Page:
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Online Sterile Processing Technician Training
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Become a Certified Sterile Processing Technician

The Sterile Processing Technician certification course from SDSU Global Campus equips you with the knowledge and skills you need to excel in this rewarding medical career—in just 12 months.

Through instructor interaction in online moderated discussions and your curriculum, you will learn the necessary steps required to perform the duties of a sterile processing technician and become prepared to sit for the Certified Registered Central Service Technician (CRCST) certification offered by the Healthcare Sterile Processing Association (HSPA).

This sterile processing technician training provides you with a voucher for the CRCST certification exam, included as part of your enrollment. You also may be eligible to participate in a clinical experience, giving you hands-on experience with the daily responsibilities of a sterile processing technician.

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Job Outlook for Sterile Processing Technicians

According to recent job insights from Lightcast, the median salary for sterile processing technicians is $61,776 in San Diego County, CA.

Between 2023 and 2033, San Diego County is expected to see a 15.8% increase for sterile processing technician roles. These professionals work in many sectors, but some of the top industries for San Diego County include general medical and surgical hospitals, outpatient care centers, education and hospitals (state government), and offices of dentists.

Sterile Processing Technician FAQs

What is a sterile processing technician? What do sterile processing technicians do?
According to ZipRecruiter, a sterile processing technician is a healthcare professional who performs sterilization processes in a surgical environment. These trained professionals use specialized equipment, such as an autoclave, to ensure all surgical instruments and materials are sterile and safe to use on the patient. They also inventory and assess equipment and materials so that the surgical suite is prepared for each procedure.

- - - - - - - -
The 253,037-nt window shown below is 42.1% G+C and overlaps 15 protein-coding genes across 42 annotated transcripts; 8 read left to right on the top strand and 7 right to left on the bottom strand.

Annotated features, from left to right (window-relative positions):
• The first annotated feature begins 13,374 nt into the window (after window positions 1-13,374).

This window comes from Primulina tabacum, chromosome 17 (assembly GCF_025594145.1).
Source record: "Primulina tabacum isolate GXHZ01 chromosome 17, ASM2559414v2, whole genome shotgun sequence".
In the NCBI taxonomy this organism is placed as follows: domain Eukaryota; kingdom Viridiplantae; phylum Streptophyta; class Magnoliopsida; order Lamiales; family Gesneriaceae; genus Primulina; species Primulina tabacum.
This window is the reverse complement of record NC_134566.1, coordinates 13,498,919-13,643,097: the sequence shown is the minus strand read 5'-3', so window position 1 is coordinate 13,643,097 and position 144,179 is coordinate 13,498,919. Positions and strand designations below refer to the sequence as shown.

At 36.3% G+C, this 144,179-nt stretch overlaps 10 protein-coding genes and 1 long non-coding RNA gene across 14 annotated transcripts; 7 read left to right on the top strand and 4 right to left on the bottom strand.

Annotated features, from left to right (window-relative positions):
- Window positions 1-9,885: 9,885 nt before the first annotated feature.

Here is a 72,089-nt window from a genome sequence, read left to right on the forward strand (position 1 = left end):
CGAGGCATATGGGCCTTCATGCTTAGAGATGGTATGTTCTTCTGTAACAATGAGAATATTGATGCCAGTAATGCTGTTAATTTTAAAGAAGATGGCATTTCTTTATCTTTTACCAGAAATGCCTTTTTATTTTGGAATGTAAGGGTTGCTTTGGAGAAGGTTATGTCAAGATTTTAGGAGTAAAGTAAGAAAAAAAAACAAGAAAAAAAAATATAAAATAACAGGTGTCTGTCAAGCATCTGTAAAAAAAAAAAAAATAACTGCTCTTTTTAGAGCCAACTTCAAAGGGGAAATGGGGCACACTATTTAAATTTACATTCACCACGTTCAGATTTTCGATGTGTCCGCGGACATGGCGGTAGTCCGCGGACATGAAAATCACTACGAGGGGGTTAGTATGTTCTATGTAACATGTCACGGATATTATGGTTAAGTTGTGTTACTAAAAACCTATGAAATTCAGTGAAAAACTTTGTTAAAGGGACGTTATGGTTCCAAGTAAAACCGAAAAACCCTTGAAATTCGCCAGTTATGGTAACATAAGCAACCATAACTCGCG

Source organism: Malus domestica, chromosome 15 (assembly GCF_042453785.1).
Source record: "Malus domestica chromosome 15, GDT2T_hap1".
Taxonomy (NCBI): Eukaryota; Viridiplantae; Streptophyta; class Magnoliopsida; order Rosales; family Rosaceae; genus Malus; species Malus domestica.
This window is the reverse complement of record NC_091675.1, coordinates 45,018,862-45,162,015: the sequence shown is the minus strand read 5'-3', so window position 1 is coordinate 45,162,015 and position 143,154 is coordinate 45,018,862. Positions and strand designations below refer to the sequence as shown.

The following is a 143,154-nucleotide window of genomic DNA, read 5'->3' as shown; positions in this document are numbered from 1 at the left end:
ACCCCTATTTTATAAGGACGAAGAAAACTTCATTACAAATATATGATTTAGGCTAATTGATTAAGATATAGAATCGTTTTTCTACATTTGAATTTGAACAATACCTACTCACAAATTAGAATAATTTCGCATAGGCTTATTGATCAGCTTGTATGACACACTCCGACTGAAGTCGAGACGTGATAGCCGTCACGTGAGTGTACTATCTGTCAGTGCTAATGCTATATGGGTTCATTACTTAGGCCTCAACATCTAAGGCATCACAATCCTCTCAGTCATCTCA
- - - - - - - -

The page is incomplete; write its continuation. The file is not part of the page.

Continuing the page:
Example duties and responsibilities can include:

  • Using equipment to sterilize and decontaminate surgical and patient-care equipment
  • Logging usage and maintaining sterilization and decontamination equipment
  • Receiving and tracking equipment to be used elsewhere in the facility or in other hospital facilities
  • Collaborating with surgery team leads to ensure timely processing and availability of critical equipment

How long is the sterile processing technician course?
The Sterile Processing Technician course is self-paced, but you must complete 190 course hours in 12 months.

Are there experience opportunities beyond my course available?
The course also includes an opportunity to participate in a clinical experience. To qualify for the clinical experience application process, you must complete the online course successfully and have an account balance up to date (at a minimum). Going through the clinical experience application process does not guarantee a placement.

Why is certification important for a sterile processing technician?
According to the Healthcare Sterile Processing Association (HSPA), patients count on sterile processing technicians for clean, sterile, and well-functioning instruments. They also count on them to follow best practices and stay ahead of the technology curve. Certification helps meet these expectations and ensures sterile processing technicians possess the essential knowledge and skills to manage critical departmental duties safely, effectively, and consistently.